Another point of frustration is that for a party-based RPG, the player does not have any control over the progression of their party members. They level up automatically and their stat distribution is less than ideal. Furthermore, the loot is extremely generic and the weapon variety of the game is limited to uninspiring pistol +1, rifle +2, and shotgun +3 variants (excluding a handful of custom weapons). Even the final boss fight (more on that later) is underwhelming to the point of being one of the worst CRPG bosses in recent memory. With all these issues present, the combat system seems like an afterthought more than anything else. Thankfully, you can avoid combat altogether or even run away from encounters as you wish, which I highly recommend.

Ruined World

But let’s set it all aside for a moment. My biggest gripe with Broken Roads is how half-baked the second half of its narrative is. Without spoiling anything, the main story (which starts interesting) devolves into a series of tedious checklist tasks with a big bad who’s barely there. The narrative expects you to immerse yourself in the possibility of an imminent threat and form budding relationships with your brothers-in-arms, similar to the Walking Dead media. However, it just never feels that way due to how static the world is. Reactivity is one aspect of Broken Roads that spectacularly fails. Whatever you do, the world does not seem to react to or in some cases, acknowledge your actions. For example, during the last act of the game, the player can cause noticeable chaos in a well-fortified city like openly executing one of the top brass and no one will bat an eye. You are still free to move around the populated city as if nothing had happened. Citizens act indifferent to all the mayhem you cause and all the town leaders seem to be affected by short-term memory loss.

For me, this is one of the most important aspects of a CRPG and Broken Roads does such a bad job of creating a reactive world. After the prologue, there is very little party banter and opportunities to interact with your companions are severely limited. On the plus side of the narrative, the dialogues are cleverly written and filled with references and callbacks only an Aussie would understand. But hey, it’s got enough Cricket references and that is enough for me. The world is populated by interesting NPCs and witty flavor texts that you wish they had done more with it.

Beautiful Desolation

Broken Roads is a beautiful game and the best-looking CRPG after PoE 2 in my eyes. The game world is packed with minute details and brushed over with an oil-painting-like aesthetic that’s ever-pleasing to the eyes. While the character animations are not up to par with the rest of the visuals, they do the job just fine. Who said wastelands all have to be dull-looking, eh? I just wish the unique locations were bigger and more in number.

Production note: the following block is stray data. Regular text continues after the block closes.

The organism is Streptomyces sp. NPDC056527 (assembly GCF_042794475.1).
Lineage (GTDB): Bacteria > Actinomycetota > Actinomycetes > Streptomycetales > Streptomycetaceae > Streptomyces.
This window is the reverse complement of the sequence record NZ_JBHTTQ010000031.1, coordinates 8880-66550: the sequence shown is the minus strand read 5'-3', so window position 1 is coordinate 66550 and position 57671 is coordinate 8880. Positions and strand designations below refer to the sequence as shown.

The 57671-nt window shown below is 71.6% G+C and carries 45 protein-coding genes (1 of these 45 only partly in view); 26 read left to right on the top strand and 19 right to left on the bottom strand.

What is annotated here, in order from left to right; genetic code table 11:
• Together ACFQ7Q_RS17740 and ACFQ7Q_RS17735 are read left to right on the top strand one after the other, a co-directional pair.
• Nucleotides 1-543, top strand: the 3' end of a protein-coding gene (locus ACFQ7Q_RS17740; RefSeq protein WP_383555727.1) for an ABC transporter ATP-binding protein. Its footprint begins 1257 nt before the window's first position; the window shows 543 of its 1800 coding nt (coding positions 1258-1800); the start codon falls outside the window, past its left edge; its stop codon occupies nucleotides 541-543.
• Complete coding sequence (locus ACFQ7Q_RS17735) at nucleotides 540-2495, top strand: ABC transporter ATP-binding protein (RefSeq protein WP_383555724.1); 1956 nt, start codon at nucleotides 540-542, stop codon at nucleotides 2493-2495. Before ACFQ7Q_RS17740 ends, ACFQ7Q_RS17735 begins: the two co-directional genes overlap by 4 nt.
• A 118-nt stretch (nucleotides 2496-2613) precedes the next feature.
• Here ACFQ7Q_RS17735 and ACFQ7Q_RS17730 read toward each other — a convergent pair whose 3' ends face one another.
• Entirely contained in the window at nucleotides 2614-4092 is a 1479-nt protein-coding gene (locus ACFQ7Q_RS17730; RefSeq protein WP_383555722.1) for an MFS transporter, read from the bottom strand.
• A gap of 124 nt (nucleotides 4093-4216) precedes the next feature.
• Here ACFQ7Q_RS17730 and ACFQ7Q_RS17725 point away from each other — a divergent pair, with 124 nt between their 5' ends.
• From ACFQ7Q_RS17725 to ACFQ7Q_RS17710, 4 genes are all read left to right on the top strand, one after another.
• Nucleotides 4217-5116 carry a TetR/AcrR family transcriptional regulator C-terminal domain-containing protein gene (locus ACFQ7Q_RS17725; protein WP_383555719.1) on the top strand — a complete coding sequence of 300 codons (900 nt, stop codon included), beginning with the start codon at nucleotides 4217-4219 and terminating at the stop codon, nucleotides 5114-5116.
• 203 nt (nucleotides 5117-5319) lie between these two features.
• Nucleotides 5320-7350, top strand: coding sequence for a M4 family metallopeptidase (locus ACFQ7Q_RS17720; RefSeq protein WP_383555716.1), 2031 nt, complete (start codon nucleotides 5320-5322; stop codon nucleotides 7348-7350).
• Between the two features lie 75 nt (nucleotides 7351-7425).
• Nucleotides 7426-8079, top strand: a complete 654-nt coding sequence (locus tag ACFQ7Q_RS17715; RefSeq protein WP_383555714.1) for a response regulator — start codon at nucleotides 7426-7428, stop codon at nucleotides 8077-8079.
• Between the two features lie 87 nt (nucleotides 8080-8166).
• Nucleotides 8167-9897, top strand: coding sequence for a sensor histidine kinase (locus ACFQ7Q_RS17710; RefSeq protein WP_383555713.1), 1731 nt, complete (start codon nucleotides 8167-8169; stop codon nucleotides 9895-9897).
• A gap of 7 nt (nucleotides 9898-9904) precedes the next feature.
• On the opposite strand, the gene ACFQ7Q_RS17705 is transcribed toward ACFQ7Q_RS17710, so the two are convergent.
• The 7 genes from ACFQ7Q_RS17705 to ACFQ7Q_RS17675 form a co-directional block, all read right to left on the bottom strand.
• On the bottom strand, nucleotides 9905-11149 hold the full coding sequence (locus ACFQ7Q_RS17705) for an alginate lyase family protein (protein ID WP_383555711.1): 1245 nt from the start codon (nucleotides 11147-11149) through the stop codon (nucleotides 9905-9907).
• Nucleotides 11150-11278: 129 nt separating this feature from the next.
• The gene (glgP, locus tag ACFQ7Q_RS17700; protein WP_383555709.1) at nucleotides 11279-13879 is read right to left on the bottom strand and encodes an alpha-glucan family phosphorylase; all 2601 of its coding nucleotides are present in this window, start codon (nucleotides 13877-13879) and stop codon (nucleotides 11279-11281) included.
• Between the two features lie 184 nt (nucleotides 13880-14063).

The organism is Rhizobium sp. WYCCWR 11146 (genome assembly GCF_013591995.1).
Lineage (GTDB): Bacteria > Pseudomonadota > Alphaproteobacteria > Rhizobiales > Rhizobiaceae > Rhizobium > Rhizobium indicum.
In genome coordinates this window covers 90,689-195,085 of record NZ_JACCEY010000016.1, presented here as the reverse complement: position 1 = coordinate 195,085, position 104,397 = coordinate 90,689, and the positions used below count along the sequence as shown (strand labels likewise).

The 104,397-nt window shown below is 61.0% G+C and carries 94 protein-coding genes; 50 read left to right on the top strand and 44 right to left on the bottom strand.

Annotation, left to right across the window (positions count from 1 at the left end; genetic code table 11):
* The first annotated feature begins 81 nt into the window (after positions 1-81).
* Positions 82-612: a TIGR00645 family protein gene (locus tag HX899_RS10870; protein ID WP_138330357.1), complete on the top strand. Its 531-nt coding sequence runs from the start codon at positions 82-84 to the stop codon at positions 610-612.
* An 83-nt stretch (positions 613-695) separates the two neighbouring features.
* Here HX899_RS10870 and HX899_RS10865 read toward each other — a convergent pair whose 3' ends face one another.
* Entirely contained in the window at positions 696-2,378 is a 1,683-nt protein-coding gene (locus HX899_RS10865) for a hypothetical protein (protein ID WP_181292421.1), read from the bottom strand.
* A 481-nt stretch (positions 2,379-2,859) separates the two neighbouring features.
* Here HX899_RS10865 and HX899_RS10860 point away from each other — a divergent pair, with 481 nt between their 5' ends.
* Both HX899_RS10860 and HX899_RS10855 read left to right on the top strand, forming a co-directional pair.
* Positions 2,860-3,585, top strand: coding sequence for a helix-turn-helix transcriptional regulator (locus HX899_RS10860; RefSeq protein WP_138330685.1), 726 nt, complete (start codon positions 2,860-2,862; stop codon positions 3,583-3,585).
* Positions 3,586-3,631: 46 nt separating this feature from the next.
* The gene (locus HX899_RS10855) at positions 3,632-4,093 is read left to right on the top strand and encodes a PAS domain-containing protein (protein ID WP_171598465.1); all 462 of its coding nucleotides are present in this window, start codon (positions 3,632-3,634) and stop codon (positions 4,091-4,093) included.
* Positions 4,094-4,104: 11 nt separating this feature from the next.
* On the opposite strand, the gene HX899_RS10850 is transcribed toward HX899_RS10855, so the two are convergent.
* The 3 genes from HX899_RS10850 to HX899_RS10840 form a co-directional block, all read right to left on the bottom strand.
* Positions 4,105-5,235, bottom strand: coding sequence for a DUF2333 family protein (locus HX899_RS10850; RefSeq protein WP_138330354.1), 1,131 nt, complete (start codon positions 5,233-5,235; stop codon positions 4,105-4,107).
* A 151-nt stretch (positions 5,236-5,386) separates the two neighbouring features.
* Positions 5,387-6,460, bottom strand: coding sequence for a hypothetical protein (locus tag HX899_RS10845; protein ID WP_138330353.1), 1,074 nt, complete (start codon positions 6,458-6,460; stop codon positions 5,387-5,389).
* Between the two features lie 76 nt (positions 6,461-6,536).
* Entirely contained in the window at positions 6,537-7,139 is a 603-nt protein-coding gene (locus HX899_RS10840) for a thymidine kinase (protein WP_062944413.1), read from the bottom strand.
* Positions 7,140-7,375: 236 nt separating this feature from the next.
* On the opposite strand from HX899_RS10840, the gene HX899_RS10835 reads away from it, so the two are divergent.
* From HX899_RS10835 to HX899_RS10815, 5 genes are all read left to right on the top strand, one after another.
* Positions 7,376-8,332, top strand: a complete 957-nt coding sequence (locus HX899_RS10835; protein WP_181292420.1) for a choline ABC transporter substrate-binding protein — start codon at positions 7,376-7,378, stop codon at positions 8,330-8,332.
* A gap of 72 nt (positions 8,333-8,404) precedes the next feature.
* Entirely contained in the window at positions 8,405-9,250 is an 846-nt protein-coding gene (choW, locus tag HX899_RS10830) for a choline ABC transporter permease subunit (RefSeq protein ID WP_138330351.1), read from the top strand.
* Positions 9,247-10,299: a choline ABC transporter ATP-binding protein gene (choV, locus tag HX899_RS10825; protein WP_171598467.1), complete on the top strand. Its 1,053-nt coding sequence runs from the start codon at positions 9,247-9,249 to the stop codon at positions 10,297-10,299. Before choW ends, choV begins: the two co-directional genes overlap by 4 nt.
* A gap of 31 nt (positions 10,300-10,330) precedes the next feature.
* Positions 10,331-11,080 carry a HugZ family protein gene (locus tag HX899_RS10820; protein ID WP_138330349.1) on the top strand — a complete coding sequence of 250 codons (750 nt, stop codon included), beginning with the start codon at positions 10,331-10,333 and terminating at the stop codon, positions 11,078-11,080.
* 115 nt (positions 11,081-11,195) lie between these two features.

Broken Roads also run as good as it looks. The game runs flawlessly on my RTX 3070 and 4060 PCs as well as on the Steam Deck. Do note that the onboard controls of the Steam Deck may not fully work with the game at launch. Drop Bear Bytes plans to make the game Steam Deck verified soon after launch. The team has also been feverous in patching out reported bugs and deploying patches even pre-launch. So, it’s a fair assumption that the bugs I mentioned will be ironed out sooner rather than later.

Broken Roads

Real Talk

I won’t deny that my anticipation for Broken Roads has affected my opinion of the finished product in one way or another. The idea of Broken Roads propagated by the mainstream press is a far cry from the game I played to completion. The game’s witty Aussie charm and gorgeous visuals are let down by its underwhelming narrative, static game world, and barebones combat mechanics. But, if you’re a newcomer to CRPGs, then Broken Roads may satiate your urge. Even then, my suggestion is to wait for the developers to clean up the remaining bugs.


Broken Roads Review

Broken Roads Review
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Broken Roads is a story-rich, party-based RPG set in a decaying, post-apocalyptic version of the vast Australian Outback, featuring a genre-redefining morality system. Survive, form bonds, and make tough choices that will shape your dangerous yet mesmerizing journey across the wilds.
Broken Roads is a story-rich, party-based RPG set in a decaying, post-apocalyptic version of the vast Australian Outback, featuring a genre-redefining morality system. Survive, form bonds, and make tough choices that will shape your dangerous yet mesmerizing journey across the wilds.
Total Score

The Good

  • Interesting world and lore
  • Gorgeous visuals
  • Witty dialogues
  • The moral compass is a neat addition

The Bad

  • A static, non-reactive world
  • Barebones combat system
  • Tedious fetch quests
  • Bugs
Broken Roads

Gameffine's resident CRPG aficionado Jay takes a critical look at Broken Roads, the much-anticipated RPG from Australian Studios Drop Bear Byes

Product Brand: Drop Bear Bytes

Product Currency: USD

Product Price: $34.99

Product In-Stock: InStock

Editor's Rating: